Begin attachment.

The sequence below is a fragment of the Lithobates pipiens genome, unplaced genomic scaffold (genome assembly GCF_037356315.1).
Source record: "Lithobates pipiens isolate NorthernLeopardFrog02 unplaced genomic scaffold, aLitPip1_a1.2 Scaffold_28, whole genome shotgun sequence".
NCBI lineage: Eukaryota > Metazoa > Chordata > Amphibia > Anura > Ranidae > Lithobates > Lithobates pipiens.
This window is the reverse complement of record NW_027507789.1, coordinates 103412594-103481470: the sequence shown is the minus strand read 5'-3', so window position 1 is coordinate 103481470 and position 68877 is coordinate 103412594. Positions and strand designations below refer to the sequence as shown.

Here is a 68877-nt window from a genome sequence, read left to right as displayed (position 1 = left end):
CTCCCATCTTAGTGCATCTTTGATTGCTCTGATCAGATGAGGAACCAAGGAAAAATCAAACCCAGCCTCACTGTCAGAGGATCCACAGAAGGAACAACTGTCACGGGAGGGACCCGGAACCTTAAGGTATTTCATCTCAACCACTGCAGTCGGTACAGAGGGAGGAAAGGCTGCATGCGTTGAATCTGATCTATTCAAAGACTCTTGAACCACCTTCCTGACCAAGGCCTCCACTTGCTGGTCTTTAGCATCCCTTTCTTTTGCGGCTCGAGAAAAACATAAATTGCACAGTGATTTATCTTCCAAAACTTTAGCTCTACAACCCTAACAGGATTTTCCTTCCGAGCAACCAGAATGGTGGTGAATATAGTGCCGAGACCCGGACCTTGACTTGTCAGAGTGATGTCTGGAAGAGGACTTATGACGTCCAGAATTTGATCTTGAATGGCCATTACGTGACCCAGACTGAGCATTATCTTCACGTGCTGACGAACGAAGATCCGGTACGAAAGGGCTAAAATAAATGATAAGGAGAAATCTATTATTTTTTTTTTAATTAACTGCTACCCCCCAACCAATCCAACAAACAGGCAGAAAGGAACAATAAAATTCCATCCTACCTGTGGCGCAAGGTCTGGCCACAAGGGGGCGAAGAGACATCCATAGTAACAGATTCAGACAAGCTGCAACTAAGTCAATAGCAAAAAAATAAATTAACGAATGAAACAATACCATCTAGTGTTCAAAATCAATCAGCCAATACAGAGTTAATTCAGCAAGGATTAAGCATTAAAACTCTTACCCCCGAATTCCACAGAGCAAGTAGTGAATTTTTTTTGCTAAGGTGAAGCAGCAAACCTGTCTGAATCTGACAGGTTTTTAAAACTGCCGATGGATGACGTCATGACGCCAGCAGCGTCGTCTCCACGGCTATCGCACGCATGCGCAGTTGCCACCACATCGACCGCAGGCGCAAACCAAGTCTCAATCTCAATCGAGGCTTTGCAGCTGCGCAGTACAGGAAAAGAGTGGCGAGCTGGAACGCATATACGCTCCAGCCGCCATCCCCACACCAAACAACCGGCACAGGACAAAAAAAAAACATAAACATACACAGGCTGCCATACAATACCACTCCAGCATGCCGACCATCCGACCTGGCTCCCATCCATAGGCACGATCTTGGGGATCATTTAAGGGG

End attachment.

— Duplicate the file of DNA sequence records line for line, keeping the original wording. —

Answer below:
The sequence below is a fragment of the Lithobates pipiens genome, unplaced genomic scaffold (genome assembly GCF_037356315.1).
Source record: "Lithobates pipiens isolate NorthernLeopardFrog02 unplaced genomic scaffold, aLitPip1_a1.2 Scaffold_28, whole genome shotgun sequence".
NCBI lineage: Eukaryota > Metazoa > Chordata > Amphibia > Anura > Ranidae > Lithobates > Lithobates pipiens.
This window is the reverse complement of record NW_027507789.1, coordinates 103412594-103481470: the sequence shown is the minus strand read 5'-3', so window position 1 is coordinate 103481470 and position 68877 is coordinate 103412594. Positions and strand designations below refer to the sequence as shown.

Here is a 68877-nt window from a genome sequence, read left to right as displayed (position 1 = left end):
CTCCCATCTTAGTGCATCTTTGATTGCTCTGATCAGATGAGGAACCAAGGAAAAATCAAACCCAGCCTCACTGTCAGAGGATCCACAGAAGGAACAACTGTCACGGGAGGGACCCGGAACCTTAAGGTATTTCATCTCAACCACTGCAGTCGGTACAGAGGGAGGAAAGGCTGCATGCGTTGAATCTGATCTATTCAAAGACTCTTGAACCACCTTCCTGACCAAGGCCTCCACTTGCTGGTCTTTAGCATCCCTTTCTTTTGCGGCTCGAGAAAAACATAAATTGCACAGTGATTTATCTTCCAAAACTTTAGCTCTACAACCCTAACAGGATTTTCCTTCCGAGCAACCAGAATGGTGGTGAATATAGTGCCGAGACCCGGACCTTGACTTGTCAGAGTGATGTCTGGAAGAGGACTTATGACGTCCAGAATTTGATCTTGAATGGCCATTACGTGACCCAGACTGAGCATTATCTTCACGTGCTGACGAACGAAGATCCGGTACGAAAGGGCTAAAATAAATGATAAGGAGAAATCTATTATTTTTTTTTTAATTAACTGCTACCCCCCAACCAATCCAACAAACAGGCAGAAAGGAACAATAAAATTCCATCCTACCTGTGGCGCAAGGTCTGGCCACAAGGGGGCGAAGAGACATCCATAGTAACAGATTCAGACAAGCTGCAACTAAGTCAATAGCAAAAAAATAAATTAACGAATGAAACAATACCATCTAGTGTTCAAAATCAATCAGCCAATACAGAGTTAATTCAGCAAGGATTAAGCATTAAAACTCTTACCCCCGAATTCCACAGAGCAAGTAGTGAATTTTTTTTGCTAAGGTGAAGCAGCAAACCTGTCTGAATCTGACAGGTTTTTAAAACTGCCGATGGATGACGTCATGACGCCAGCAGCGTCGTCTCCACGGCTATCGCACGCATGCGCAGTTGCCACCACATCGACCGCAGGCGCAAACCAAGTCTCAATCTCAATCGAGGCTTTGCAGCTGCGCAGTACAGGAAAAGAGTGGCGAGCTGGAACGCATATACGCTCCAGCCGCCATCCCCACACCAAACAACCGGCACAGGACAAAAAAAAAACATAAACATACACAGGCTGCCATACAATACCACTCCAGCATGCCGACCATCCGACCTGGCTCCCATCCATAGGCACGATCTTGGGGATCATTTAAGGGG